A group of U.S. investors is buying Fiat's Teksid Aluminum unit, an international fabricator of aluminum components for cars. The buyout was led by Questor Management Co., and the $454 million deal was put together by Questor's Philadelphia-based chief operating officer, Robert E. Shields, a former senior partner at the city law firm Drinker, Biddle & Reath. Questor, which has other automotive operations, will own the majority of the equity, Shields said. JPMorgan Partners, the private equity arm of J.P. Morgan Chase & Co., is one of the other members of the group.
NEWS
June 18, 2000 | By Al Haas, INQUIRER AUTOMOTIVE WRITER
Question: I have a question that's been bothering me. Some years back (20 or more), a friend bought a new car that had the spare tire mounted on top of the engine. I can't remember what make the car was. Can you set me straight? Answer: Fiat exported a subcompact sedan to this country in the '70s that had the spare mounted under the hood near the engine, but not right on top of it. Exposing the spare tire to all that engine heat wasn't a great idea, but then this wasn't a great car. As a matter of fact, it was an awful car. It resurfaced during the '80s with a different body and name - the Yugo - and bedeviled a whole new generation of drivers.
NEWS
November 7, 1998 | By Barbara Demick, INQUIRER STAFF WRITER
A red Fiat packed with explosives blew up yesterday in front of a market teeming with Israelis shopping for the weekend. Only the two occupants, believed to be Palestinians, were killed, and injuries to 21 bystanders were modest. But the bombing could nonetheless be a devastating blow to the fragile peace accord struck two weeks ago at the Wye River summit. The explosion took place about 10 a.m. as Prime Minister Benjamin Netanyahu's cabinet was meeting less than a mile away to approve the pact.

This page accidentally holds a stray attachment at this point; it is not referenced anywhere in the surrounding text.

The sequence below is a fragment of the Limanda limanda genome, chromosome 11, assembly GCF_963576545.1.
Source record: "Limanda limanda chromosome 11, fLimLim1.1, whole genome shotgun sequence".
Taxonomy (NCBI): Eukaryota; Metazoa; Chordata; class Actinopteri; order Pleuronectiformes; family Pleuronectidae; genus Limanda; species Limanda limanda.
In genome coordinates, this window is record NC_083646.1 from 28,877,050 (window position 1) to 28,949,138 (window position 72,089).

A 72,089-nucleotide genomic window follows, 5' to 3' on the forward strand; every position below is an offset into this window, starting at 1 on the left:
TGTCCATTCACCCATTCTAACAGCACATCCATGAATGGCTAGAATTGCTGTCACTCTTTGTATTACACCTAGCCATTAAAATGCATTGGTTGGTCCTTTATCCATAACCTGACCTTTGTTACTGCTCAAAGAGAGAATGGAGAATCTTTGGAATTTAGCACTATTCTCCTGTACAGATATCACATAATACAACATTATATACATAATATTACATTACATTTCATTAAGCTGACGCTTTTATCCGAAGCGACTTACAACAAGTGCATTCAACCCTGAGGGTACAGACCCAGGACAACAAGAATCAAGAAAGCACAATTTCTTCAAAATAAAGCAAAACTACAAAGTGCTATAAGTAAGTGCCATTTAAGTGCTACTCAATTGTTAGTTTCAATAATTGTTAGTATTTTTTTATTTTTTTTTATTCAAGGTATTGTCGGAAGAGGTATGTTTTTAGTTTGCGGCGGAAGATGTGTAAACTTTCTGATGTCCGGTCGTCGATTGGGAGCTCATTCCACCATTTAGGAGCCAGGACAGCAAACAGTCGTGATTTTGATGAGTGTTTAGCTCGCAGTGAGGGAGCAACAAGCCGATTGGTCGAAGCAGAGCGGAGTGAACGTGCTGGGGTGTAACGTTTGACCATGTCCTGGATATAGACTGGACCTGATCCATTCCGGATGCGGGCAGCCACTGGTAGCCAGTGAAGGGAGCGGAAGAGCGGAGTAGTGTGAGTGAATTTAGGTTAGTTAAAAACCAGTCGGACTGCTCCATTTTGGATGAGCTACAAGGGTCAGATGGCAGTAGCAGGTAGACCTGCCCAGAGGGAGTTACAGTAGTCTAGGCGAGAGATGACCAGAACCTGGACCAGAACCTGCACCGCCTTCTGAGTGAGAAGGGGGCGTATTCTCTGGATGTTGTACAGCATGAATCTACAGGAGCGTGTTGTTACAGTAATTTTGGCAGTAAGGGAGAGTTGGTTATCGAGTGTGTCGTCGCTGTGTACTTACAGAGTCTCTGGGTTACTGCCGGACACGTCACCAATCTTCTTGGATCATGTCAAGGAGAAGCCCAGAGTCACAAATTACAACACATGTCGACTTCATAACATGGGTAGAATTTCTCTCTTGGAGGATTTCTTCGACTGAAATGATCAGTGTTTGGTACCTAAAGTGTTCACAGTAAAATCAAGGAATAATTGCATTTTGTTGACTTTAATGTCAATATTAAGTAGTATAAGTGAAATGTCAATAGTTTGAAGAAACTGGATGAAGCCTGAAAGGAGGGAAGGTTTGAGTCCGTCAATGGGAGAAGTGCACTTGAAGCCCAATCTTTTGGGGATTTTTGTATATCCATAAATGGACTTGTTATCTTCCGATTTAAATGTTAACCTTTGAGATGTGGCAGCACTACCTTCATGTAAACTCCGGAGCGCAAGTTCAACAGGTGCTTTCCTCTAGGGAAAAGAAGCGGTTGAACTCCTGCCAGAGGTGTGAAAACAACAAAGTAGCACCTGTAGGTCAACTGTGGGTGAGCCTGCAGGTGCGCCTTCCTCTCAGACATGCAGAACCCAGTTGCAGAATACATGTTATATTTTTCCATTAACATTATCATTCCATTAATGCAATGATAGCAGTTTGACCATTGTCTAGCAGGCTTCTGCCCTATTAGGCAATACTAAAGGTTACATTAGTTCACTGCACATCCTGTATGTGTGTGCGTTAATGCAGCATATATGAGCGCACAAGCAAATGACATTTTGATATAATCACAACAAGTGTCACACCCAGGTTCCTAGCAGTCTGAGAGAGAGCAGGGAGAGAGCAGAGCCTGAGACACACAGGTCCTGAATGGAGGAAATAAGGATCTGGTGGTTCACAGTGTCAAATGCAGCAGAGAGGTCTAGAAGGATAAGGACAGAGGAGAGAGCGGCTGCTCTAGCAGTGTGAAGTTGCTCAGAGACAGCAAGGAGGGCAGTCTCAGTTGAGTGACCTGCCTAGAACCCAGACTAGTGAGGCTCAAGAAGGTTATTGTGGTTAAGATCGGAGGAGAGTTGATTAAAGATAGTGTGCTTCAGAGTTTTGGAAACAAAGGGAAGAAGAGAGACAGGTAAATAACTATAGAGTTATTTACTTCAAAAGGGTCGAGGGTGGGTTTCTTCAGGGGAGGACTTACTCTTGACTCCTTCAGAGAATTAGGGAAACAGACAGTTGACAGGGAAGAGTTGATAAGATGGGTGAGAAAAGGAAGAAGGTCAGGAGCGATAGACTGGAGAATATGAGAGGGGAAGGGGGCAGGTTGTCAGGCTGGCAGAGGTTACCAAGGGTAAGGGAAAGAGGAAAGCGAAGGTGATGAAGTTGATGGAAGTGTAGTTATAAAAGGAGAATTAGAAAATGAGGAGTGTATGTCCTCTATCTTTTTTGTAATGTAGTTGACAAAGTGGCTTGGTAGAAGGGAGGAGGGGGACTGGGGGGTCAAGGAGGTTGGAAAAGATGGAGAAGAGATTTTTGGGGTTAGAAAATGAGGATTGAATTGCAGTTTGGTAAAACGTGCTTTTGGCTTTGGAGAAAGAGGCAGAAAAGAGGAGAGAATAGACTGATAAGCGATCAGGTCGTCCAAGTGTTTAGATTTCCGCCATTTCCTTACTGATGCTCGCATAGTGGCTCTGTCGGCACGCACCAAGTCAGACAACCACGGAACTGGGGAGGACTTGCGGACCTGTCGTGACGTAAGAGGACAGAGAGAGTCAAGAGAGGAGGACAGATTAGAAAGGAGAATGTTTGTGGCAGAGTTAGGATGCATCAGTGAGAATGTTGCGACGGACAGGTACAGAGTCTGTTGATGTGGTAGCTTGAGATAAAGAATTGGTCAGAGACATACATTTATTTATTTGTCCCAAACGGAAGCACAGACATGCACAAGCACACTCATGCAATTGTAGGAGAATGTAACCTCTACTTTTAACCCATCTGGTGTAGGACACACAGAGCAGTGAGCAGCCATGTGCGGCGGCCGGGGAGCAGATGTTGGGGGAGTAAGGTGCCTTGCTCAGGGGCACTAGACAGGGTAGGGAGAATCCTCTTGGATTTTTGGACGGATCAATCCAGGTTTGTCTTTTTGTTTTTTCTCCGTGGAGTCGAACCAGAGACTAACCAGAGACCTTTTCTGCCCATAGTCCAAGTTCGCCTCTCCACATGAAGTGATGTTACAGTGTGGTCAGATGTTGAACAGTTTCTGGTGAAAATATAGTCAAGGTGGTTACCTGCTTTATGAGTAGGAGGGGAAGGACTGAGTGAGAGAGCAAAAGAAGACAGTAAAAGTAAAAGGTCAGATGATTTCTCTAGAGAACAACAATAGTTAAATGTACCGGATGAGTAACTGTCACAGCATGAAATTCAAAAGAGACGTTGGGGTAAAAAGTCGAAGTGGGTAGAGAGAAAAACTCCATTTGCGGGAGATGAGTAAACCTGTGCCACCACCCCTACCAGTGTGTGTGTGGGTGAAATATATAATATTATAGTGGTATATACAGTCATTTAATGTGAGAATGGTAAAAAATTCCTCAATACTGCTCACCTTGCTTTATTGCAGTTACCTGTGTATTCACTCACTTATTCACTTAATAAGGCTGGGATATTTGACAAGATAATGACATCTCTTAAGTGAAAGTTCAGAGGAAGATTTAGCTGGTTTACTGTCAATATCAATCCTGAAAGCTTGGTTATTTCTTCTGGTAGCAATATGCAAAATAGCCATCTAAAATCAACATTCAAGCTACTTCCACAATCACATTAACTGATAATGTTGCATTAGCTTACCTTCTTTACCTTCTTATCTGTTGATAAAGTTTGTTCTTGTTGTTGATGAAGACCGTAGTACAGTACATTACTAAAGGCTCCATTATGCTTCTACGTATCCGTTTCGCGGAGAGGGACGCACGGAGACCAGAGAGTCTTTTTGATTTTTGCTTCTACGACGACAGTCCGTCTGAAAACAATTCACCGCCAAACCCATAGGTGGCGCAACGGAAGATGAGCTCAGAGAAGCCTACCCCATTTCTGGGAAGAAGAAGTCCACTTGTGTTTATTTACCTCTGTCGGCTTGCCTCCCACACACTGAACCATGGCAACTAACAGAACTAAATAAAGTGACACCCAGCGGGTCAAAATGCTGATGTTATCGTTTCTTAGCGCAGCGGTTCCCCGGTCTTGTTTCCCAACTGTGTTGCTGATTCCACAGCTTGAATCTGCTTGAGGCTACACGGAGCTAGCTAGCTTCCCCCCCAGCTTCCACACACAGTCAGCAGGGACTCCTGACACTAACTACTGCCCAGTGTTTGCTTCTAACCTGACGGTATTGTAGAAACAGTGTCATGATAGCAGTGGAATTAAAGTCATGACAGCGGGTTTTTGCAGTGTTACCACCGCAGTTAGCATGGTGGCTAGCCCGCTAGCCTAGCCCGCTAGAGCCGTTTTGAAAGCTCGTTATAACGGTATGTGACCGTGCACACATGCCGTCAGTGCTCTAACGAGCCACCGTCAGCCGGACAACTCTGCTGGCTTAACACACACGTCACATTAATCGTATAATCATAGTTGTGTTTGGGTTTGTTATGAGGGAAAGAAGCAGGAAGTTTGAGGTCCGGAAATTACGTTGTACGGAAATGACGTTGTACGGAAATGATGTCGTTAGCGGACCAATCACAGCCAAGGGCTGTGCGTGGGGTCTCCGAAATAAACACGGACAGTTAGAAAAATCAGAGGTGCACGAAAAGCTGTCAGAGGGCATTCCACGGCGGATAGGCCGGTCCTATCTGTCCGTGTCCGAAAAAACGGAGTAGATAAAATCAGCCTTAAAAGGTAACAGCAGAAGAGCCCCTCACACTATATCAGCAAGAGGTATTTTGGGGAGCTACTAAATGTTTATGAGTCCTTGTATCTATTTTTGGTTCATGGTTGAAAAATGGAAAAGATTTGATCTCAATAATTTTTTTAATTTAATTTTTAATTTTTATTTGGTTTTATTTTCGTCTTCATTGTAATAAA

NEWS
December 21, 1997 | By Betsey Hansell, FOR THE INQUIRER
If we hadn't tried to save money on a car rental, we would never have met Valentine Butler, the septuagenarian English landowner who welcomed us to her 15th-century farmhouse like a rich aunt entertaining her favorite relatives. Exhausted from a busy year of writing and painting - my husband is a theater critic and I am an artist - we had planned a few days of leisurely garden visits in Somerset before tackling London and a week of marathon play- and museum-going. Because of the bargain price, our travel agent had suggested that we become "Country Rovers," purchasing a car-and-accommodations package offered by the English tour company Discover Britain and sold in this country through travel agents.
NEWS
October 13, 1993 | By Bill Price, INQUIRER STAFF WRITER
Theodore J. Fiala Sr., 82, the heart and soul of the largest antique car collectors' association in the country, died Sunday at his home in Havertown. Mr. Fiala was a founding member of the Antique Automobile Club of America, which started in 1935 in Philadelphia with 14 members and has grown to about 58,000 members worldwide. Headquartered in Hershey, the group has 400 regions and chapters in almost every state and several foreign countries. The headquarters houses a library and research center, publishes a bi-monthly magazine and promotes more than a dozen car shows and rallies each year across the country.